One of the things I think about most often is where people place themselves in a room during meetings. The seat taken often suggests to me about individuals’ self-esteem and their understanding of their position in an organization. It stems from a conference session I attended on women in leadership. While I didn’t leave that session entirely convinced (but I am now), I did take a note on their recommendation to read: Her Place at the Table: A Woman’s Guide to Negotiating Five Key Challenges to Leadership Success. More recently, the best selling book Lean In: Women, Work, and the Will to Lead, the subject is raised again of your place at the table.

Both books have influenced how I manage my career and what I take notice of in an agency. They also strongly influenced where I sit in meetings.

Imagine you arrive to the meeting a few minutes early. You have your choice of seats.

Question: Where do you sit?

  1. At the table but as far away from the head seat as possible.
  2. At the head of the table.
  3. In a seat on the edge of the room, away from the table.
  4. At a seat about centered from each end.
  5. In the seat next to the head seat.

Answer: It depends.

The answer largely depends on why you are at the meeting.

  • Did you call the meeting?
  • Where you invited to the meeting to provide an opinion or share information uniquely yours?
  • Does the outcome of the meeting impact you or your team?
  • Where you invited to the meeting to observe?

You called the meeting

Traditionally, the person leading the meeting will sit at the head of the table. It’s a clear position of power and wordlessly tells other attendees who is running the meeting (if they didn’t know already). If you’re new to a position or to the organization, this may be an important place to sit to demonstrate your role. More recently due (I believe) to emphasis on more collaborative relationships with employees, the new ‘head of the table’ is the seat approximately centered from each end.

While this may seem ‘old fashioned’ there are still enough people in organizations today that expect this tradition and will be confused if you don’t take the seat at the head of the table. Don’t believe me? Try sitting somewhere else. Then observe the body language of those arriving after you trying to figure out where to sit. More than likely, the seat at the end will remain empty unless it’s the only seat remaining.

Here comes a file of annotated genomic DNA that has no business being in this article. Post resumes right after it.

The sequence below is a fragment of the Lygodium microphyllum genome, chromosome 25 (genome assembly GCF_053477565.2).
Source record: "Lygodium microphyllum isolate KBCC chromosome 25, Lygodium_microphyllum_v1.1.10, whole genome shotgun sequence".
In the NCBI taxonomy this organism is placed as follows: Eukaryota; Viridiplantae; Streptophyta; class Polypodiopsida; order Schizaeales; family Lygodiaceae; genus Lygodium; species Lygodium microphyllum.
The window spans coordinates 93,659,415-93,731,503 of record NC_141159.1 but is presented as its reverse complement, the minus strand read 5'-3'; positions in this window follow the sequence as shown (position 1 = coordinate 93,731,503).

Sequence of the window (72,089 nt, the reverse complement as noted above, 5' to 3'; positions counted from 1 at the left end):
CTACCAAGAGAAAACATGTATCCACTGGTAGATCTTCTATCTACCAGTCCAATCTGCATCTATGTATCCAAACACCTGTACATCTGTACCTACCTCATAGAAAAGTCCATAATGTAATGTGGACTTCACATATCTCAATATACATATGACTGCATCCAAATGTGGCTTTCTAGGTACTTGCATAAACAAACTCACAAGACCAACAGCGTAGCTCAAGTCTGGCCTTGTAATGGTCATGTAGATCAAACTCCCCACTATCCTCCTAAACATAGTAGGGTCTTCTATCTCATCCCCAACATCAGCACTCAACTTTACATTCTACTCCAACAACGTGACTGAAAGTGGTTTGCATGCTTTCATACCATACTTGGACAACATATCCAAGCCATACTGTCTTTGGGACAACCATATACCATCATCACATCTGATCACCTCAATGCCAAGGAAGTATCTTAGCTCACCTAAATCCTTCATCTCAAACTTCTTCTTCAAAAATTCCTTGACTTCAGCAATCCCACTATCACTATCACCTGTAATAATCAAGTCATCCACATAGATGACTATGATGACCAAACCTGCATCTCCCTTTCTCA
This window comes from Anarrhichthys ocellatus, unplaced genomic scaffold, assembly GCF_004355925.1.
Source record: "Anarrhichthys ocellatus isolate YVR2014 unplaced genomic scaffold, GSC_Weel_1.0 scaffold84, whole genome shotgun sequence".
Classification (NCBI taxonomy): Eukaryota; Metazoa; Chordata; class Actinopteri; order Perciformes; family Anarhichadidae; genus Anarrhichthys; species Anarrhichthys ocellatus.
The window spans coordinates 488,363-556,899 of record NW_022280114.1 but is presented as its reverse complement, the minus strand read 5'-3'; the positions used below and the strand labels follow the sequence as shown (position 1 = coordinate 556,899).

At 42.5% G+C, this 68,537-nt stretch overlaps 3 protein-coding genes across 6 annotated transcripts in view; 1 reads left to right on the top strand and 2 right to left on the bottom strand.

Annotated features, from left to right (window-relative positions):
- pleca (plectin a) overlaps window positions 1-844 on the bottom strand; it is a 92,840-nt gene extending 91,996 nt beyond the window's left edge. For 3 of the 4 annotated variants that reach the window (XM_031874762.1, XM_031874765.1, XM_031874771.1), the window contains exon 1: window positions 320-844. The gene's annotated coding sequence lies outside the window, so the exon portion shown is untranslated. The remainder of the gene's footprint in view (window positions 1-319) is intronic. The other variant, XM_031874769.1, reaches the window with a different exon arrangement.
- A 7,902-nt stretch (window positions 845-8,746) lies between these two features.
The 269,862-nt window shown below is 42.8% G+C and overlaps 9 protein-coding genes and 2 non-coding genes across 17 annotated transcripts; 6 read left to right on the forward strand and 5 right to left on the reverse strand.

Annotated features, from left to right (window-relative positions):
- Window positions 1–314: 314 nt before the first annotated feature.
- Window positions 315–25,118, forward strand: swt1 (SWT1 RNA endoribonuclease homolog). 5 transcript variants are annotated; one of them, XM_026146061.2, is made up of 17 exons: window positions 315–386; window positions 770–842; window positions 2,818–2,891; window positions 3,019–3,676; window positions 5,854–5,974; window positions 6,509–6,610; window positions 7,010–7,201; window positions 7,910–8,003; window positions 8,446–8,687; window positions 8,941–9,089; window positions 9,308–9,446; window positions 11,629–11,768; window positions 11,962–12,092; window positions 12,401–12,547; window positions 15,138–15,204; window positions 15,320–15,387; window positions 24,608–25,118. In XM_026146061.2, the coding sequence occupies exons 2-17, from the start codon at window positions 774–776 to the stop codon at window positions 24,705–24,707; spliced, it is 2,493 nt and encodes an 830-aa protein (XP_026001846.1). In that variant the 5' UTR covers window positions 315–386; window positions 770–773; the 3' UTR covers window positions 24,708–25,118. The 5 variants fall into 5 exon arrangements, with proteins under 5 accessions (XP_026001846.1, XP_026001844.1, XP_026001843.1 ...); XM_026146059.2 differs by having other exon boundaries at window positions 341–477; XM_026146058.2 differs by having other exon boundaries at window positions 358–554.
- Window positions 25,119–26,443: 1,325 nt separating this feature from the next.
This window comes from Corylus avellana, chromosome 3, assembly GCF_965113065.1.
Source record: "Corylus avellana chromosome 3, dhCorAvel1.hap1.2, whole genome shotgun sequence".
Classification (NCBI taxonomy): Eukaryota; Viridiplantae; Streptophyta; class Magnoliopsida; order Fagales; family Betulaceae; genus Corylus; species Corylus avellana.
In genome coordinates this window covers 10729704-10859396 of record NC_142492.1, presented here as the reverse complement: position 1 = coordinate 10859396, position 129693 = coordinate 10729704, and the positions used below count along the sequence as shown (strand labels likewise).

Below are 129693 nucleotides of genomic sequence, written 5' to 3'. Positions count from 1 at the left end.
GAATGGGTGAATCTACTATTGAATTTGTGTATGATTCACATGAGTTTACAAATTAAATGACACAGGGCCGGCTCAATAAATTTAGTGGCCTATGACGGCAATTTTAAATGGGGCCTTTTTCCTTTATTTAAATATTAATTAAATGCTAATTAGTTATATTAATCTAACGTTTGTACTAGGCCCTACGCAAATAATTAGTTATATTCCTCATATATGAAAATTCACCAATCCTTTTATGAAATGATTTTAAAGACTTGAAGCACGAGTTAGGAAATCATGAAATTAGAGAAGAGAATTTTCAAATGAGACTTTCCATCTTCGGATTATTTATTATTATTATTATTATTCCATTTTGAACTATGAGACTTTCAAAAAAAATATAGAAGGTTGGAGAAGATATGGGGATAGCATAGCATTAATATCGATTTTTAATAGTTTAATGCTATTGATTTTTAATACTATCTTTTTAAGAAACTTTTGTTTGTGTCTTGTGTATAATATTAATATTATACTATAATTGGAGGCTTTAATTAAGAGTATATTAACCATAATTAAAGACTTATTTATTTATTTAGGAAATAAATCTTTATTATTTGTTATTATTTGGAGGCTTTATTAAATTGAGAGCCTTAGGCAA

If you are still hesitant to sit at the head of the table, it may be valuable to explore why you’re experiencing that hesitance.

You are invited to share information uniquely yours

This is perhaps a more ambiguous decision. On one hand, you are a visitor. On the other hand, you are a critical member of the meeting. In this scenario it’s not unusual for people to gravitate to seats far from the head of the table or around the edge of the room. More than likely, a person gravitating towards these positions is feeling like an ‘outsider.’

The decision, however, will influence others’ view of the authority you hold and the importance/credibility of the information you present. It is critical that you try to push down the uncomfortable feeling of being an outsider to sit as close to the head of the table as possible. The closer you sit near the person running the meeting, the greater the perception that what you have to say is important and is something to be acted upon.

Note: Some senior executives may have assistant staff members that sit directly next to them. In that case, leave a few seats between the head of the table and yourself open.

The outcome of the meeting impacts you or your team

This is another instance when some will gravitate to the edges of the room. Presumably you are there to receive information. However, a seat around the edge of the room suggests you are a passive receiver of information. From that position in the room it’s harder to have a say, to engage in discussions, or even ask questions. For that reason, if there’s seats at the table…that’s where you want to be.

You are invited to observe

If you were invited to observe the meeting, it’s unlikely you will be asked to provide input or ask questions. So, if there’s ever a time to sit at the edge of a room – this would be it. Were it me, I still would take a seat somewhere at the table. I’d just be willing to move if the room became full.

I’d love to hear what you think about the importance of where people sit in meetings.